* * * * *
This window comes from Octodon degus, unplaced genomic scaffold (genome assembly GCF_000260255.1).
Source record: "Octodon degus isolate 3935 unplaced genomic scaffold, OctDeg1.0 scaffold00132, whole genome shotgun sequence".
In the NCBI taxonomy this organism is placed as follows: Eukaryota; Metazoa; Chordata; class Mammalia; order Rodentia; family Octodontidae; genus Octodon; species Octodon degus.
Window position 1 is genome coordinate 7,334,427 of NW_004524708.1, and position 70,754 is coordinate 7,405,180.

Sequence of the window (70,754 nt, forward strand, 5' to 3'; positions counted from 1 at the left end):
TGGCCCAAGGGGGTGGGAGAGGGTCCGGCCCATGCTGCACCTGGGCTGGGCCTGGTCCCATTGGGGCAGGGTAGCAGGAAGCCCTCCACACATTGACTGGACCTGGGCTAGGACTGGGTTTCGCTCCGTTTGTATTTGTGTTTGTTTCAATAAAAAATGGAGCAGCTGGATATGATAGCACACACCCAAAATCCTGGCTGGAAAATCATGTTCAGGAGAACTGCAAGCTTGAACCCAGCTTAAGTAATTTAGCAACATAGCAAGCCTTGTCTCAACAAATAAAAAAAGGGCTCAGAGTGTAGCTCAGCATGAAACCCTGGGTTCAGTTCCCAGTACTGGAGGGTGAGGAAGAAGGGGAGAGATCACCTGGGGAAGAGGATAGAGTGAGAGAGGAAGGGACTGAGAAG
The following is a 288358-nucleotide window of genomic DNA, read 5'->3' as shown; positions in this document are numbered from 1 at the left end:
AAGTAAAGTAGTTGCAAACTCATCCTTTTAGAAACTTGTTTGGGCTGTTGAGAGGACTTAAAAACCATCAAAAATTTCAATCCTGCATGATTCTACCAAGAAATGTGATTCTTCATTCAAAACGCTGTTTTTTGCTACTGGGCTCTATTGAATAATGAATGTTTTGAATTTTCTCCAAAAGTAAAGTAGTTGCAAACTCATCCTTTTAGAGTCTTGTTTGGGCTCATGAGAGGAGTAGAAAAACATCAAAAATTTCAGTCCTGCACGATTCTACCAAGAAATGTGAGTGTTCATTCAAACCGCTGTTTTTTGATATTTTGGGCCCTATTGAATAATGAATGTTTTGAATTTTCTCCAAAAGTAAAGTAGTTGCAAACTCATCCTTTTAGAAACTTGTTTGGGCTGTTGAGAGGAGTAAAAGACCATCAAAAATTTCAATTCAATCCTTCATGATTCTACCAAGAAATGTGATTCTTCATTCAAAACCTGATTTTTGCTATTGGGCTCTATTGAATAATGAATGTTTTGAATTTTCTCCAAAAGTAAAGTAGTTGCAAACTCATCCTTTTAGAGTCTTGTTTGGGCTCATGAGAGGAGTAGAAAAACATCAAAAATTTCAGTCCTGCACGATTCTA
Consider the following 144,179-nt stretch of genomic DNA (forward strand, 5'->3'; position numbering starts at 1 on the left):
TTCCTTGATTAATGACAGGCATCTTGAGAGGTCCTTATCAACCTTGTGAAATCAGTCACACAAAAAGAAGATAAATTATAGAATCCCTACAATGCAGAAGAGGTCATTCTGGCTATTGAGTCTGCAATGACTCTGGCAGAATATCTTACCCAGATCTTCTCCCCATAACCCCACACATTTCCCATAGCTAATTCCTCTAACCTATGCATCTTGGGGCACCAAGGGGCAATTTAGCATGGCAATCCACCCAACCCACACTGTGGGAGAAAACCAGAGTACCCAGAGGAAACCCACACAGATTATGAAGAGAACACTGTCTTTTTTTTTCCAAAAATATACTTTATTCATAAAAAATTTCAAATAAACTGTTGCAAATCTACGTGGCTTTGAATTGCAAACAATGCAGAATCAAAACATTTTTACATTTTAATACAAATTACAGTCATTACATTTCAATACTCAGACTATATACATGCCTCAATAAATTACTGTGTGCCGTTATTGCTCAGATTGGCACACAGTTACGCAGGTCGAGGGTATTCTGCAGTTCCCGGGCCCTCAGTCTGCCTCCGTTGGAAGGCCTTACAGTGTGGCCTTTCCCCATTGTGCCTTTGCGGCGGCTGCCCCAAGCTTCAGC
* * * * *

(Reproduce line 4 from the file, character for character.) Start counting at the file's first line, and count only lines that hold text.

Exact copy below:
Window position 1 is genome coordinate 7,334,427 of NW_004524708.1, and position 70,754 is coordinate 7,405,180.